[…] my colleague Alice Gaby and I traveled to Australia and gave Pormpuraawans sets of pictures that showed temporal progressions (for example, pictures of a man at different ages, or a crocodile growing, or a banana being eaten). Their job was to arrange the shuffled photos on the ground to show the correct temporal order. We tested each person in two separate sittings, each time facing in a different cardinal direction. When asked to do this, English speakers arrange time from left to right. Hebrew speakers do it from right to left (because Hebrew is written from right to left).

Pormpuraawans, we found, arranged time from east to west. That is, seated facing south, time went left to right. When facing north, right to left. When facing east, toward the body, and so on. Of course, we never told any of our participants which direction they faced. The Pormpuraawans not only knew that already, but they also spontaneously used this spatial orientation to construct their representations of time.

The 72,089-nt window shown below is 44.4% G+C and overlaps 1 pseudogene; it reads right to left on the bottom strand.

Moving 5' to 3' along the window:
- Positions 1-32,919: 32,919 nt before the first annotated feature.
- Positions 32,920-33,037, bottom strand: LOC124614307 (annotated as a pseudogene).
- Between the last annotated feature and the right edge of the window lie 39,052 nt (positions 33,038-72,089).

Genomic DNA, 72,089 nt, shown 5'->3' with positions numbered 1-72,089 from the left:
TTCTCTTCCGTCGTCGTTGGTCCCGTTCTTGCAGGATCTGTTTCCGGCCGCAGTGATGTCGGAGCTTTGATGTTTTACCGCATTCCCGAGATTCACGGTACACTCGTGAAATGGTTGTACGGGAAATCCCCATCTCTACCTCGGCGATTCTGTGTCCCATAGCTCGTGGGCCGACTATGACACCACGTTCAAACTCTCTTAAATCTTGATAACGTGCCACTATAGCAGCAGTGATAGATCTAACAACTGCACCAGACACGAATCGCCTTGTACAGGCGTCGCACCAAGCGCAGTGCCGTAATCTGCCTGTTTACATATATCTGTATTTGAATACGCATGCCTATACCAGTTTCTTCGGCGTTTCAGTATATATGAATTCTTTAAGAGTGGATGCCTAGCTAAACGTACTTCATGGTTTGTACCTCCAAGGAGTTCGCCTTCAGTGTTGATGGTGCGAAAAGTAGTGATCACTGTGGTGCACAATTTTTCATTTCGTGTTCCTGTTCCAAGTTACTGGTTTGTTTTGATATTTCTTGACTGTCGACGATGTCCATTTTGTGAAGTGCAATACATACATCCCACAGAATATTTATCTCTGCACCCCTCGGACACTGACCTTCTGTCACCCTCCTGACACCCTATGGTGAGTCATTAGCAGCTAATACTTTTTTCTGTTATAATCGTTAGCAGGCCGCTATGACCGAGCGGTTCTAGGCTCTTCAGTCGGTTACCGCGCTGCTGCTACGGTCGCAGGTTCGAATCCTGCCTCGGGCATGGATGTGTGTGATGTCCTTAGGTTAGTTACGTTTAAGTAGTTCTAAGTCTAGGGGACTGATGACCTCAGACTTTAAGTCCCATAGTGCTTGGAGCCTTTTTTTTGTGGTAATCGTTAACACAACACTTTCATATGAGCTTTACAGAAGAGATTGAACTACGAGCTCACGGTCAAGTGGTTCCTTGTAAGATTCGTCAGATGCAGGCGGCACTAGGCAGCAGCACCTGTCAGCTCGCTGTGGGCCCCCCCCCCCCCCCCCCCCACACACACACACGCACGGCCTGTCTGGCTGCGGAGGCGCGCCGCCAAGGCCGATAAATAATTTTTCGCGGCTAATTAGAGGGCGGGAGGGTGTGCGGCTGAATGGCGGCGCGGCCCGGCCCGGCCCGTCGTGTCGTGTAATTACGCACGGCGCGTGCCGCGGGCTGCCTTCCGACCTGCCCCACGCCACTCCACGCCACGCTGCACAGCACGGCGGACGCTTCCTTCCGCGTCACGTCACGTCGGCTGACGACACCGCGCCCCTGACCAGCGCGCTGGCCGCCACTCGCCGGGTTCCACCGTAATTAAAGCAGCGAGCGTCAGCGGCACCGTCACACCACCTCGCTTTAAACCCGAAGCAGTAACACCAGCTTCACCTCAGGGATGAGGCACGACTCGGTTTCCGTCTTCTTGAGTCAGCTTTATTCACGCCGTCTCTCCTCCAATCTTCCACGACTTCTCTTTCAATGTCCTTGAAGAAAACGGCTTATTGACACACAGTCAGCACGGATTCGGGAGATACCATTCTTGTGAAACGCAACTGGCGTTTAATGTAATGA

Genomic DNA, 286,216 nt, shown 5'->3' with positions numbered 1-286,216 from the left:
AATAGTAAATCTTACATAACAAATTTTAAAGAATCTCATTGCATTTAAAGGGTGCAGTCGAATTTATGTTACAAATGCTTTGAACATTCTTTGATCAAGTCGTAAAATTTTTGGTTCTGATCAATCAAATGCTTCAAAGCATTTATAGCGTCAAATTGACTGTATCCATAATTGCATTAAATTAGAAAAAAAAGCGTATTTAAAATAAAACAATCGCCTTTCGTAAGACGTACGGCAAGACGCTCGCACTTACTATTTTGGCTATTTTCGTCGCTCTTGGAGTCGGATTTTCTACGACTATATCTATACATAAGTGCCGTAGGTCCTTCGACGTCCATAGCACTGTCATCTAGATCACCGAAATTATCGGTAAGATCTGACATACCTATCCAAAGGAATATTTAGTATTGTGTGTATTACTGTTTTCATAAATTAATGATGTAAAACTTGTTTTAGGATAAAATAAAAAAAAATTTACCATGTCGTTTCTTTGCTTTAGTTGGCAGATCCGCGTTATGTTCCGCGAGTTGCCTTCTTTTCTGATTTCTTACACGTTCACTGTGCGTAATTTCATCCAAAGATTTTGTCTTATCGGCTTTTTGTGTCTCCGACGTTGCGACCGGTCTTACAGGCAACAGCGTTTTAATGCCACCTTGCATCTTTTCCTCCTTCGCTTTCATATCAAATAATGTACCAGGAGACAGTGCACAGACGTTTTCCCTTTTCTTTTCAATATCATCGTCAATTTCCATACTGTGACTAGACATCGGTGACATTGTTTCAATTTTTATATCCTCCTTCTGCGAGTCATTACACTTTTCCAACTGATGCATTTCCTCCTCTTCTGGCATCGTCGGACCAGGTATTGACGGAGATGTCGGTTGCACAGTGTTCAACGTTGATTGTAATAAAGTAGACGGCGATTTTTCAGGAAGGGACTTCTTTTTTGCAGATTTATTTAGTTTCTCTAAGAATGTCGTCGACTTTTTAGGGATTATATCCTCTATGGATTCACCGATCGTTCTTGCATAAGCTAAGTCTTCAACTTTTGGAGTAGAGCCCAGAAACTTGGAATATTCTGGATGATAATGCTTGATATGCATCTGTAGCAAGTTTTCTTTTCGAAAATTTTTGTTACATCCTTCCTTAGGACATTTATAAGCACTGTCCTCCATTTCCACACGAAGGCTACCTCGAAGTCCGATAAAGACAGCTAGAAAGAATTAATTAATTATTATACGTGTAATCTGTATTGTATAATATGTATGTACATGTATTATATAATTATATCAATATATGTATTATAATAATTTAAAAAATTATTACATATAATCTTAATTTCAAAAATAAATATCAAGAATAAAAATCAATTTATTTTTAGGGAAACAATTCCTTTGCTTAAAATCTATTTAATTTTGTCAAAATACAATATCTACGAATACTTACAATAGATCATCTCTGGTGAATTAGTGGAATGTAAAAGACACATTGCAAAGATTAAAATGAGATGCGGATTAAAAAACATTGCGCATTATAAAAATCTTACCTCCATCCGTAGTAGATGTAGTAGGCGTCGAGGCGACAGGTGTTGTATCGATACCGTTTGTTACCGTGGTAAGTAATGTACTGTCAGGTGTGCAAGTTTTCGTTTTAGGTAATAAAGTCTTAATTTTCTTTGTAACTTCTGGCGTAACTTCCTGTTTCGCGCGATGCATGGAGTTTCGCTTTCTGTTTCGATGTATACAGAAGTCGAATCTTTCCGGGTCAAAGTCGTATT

Of the Pormpuraawans (pop.: 653), the Thaayorre mainly speak Kuuk Thaayorre (~150 speakers) or a dialect thereof, while the Mungkan speak a variety of Kugu or Wik languages. Looking up these languages on Ethnologue, it’s clear that most (if not all) of these languages are in serious decline and close to extinction. Another thing that immediately springs to mind is the fact that Ethnologue mentions nothing about any of these languages having a writing system. If speakers of English, Chinese, Hebrew, and what have you, think of time in relation to their respective writing-/reading-directions, where does that leave the Pormpuraawans? Well, they could think about time in relation to — dun-dun-duuuun! — time! As the day passes, the most prominent object in the sky, which is incidentally also the object that defines the starting and ending points of a day, moves from the east to the west. In the east-most position you have the beginning, in the west-most position you have the end. The acts of reading and writing are inherently ego-centric, but when you have never done either why would you chose it as the basis for your temporal cognition? That’s right. You wouldn’t! In any case it may be a simple case of cognitively utilizing the strategy most readily at hand, which in this case happens to be the reading-/writing-directions of languages priviledged enough to have such, and the movement of the sun for speakers of languages where the sun’s movement is psychologically more salient. This is not entirely unlike the triad experiment by Kay & Kempton (1984), in which they determined that if speakers had the option of relying on language in color discrimination tests, they would. They dubbed this the naming strategy. Paul Kay eventually teamed up with Terry Regier and others and published some great papers on how relying on language for cognitive categorization is a question about maximization and subconscious choice (Regier, Kay & Khetarpal, 2007). It does not prove anything about language determining world view. Again it might just as well be language reflecting cognition. And once a specific linguistic system is in place in a language it is not easily discarded.